For companies not paying their HMRC VAT payments on time or only making part payments, this is a serious indicator of significant problems with company cash flow. It is mandatory for all businesses to file their VAT return online and make payments within the due dates. The deadline for submitting your business tax return is one calendar month, and seven days after the accounting period. You do have the option to enter your online account and receive reminders for the due date of your VAT return. However, if you do miss the payment date, there could be severe consequences.
HMRC does allow some forgiveness for a company if it is their first late payment within 12 months, but you will be sent a surcharge liability notice (which we will explain in further detail below). If you miss another deadline, you will incur further penalties for your business. It’s important to note that HMRC VAT penalties are not only due for late filing, but can also be imposed on companies paying the wrong amount, or in cases where false declarations are made.
Every business needs to ensure their VAT payments are dealt with correctly and on the date they are due. The annual VAT registration limit is £85,000, and if your turnover exceeds the total, you need to apply for VAT registration within 30 days of this occurance. If you do not, there are VAT penalties for late registration. If you suffer VAT penalties for late registration, you will have a percentage penalty applied to your business, unless you can provide a valid reason for the delay. The first point to note is that this applies to any 12 month period and not just relating to your company tax year. You cannot wait until a convenient time to register after you have hit the threshold as you will be liable for late registration penalties.
- You will owe VAT on all sales from the day you exceeded the limit.
- You will be charged a penalty based on the overall VAT payable.
- If your sales have decreased below the VAT registration limit, you will need to notify this fact or you will remain registered.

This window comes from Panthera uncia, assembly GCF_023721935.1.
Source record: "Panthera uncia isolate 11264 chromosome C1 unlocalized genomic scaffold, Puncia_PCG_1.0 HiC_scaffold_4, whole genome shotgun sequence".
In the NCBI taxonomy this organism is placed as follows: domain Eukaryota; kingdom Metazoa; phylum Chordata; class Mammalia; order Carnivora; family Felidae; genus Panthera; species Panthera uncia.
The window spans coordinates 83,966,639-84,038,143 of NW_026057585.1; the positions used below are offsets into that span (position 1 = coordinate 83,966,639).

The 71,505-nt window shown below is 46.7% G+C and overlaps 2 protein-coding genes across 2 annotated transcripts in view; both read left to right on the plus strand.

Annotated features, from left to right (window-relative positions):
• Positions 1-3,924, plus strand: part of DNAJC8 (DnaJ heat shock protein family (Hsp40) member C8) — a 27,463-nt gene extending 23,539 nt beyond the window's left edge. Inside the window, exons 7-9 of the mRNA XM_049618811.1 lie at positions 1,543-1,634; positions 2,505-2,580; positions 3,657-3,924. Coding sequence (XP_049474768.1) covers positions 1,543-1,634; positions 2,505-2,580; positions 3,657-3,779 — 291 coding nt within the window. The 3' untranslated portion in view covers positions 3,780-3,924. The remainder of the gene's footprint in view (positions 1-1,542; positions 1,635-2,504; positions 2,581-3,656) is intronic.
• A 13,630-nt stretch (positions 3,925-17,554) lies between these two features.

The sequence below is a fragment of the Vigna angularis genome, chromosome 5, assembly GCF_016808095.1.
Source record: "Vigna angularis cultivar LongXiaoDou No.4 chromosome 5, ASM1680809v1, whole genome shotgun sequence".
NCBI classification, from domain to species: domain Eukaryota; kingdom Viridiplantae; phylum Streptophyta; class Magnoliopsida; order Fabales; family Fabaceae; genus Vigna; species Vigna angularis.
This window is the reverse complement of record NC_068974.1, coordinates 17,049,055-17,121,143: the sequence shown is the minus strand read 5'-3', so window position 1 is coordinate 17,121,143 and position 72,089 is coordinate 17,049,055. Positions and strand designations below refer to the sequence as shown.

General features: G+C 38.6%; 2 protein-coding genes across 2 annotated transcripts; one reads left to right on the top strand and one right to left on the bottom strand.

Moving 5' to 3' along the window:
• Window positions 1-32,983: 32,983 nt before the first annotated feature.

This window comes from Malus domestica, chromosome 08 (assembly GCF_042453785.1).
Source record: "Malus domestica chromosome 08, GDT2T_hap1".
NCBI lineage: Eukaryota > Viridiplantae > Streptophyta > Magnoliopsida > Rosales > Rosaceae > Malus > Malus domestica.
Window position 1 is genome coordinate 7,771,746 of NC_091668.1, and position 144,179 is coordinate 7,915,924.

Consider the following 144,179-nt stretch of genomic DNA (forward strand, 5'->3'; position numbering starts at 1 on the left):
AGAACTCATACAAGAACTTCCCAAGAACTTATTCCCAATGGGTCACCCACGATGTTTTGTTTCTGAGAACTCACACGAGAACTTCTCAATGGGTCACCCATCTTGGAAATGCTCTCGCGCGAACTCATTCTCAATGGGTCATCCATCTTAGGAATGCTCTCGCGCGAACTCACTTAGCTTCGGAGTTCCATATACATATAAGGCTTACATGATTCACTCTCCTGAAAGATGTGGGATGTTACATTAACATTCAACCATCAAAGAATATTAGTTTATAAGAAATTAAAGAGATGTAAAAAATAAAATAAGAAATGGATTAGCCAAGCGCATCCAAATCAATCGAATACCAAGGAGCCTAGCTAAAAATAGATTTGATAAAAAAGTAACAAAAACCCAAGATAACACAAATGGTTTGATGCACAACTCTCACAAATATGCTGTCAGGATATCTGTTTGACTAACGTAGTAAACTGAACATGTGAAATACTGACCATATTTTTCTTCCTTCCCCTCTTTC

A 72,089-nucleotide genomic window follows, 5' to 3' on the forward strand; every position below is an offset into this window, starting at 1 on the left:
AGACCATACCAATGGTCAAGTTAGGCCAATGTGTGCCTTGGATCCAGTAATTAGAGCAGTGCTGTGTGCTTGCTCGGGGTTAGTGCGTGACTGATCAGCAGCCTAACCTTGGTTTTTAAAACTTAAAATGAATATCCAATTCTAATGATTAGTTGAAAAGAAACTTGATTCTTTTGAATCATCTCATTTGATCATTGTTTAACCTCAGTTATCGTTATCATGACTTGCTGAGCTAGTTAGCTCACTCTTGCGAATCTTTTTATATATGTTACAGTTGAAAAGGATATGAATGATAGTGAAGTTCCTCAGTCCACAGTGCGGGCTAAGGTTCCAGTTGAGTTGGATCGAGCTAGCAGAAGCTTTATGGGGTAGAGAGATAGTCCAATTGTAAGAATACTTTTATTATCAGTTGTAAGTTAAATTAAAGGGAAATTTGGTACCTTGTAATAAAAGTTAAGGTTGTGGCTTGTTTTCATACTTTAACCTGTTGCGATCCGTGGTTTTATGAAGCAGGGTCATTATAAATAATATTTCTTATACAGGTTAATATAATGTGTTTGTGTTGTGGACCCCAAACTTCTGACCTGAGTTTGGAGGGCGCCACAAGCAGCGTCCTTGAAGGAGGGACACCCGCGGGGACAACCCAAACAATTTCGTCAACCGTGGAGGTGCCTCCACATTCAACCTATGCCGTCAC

Smaller businesses will be treated more lenient to that of larger companies. If your business happens to turnover less than £150,000 these are the following VAT surcharges you will face:
- First default: On your first default, there is no surcharge payable. Your company will receive a letter intended to help and guide you through the process.
- Second default: Again, there will be no surcharge, but you will receive a surcharge liability notice. Your company will then be part of the surcharge system.
- Third default: You will have to pay a surcharge of 2% of the amount that is outstanding with regard to your VAT payments.
- Fourth, Fifth and Sixth: 5%, 10% and 15% surcharge respectively.
If your business has a turnover of more than £150,000, there are more pressing consequences for your company.
- First default: As with a smaller business, no surcharge is made. However, your company will enter the formal 12 month surcharge period. This is where your business will receive a surcharge liability notice.
- Second default: 2% of the outstanding amount you owe in regard to VAT is charged.
- Third default: A 5% surcharge is added.
- Fourth, Fifth default: 10% and 15% is charged respectively.
A default surcharge notice is issued for late payments. It is one of the common HMRC VAT penalties, and refers to a percentage of the amount of tax is owed. The charts above are what your business will be charged.
The default surcharge will last 12 months from your late submission or payment. However, if you incur further late payments, those 12 months will be extended. If you do not have any more late payments in the 12 months, you will leave the default surcharge regime.
Your company can apply for a VAT surcharge appeal, but you must demonstrate your attempts to pay on time and provide valid reasons for not doing so. If your VAT surcharge appeal is successful, the penalty will be cancelled. In recent years, most VAT surcharge appeals are ruled in favour of HMRC.
Valid VAT surcharge appeal reasons:
- Documents are lost due to fire, theft or flood.
- Serious illness or even bereavement at time of VAT registration.
- Lack of funds due to suppliers or customers not paying their debts when they are due.
If your company does not pay their VAT payments on time, HMRC will begin to think your company is facing serious cash flow issues and heading to insolvency. If they believe your company is insolvent and continuing to trade, HMRC will act quickly against your company. You may be able to enter into a time to pay arrangement, which will mean any penalties may be waived as long as you stick to the agreement.
Failing this if you are struggling to pay HMRC VAT and associated penalties, you need to seek advice as soon as possible. Our business rescue experts can provide business funding advice and guide companies facing insolvency.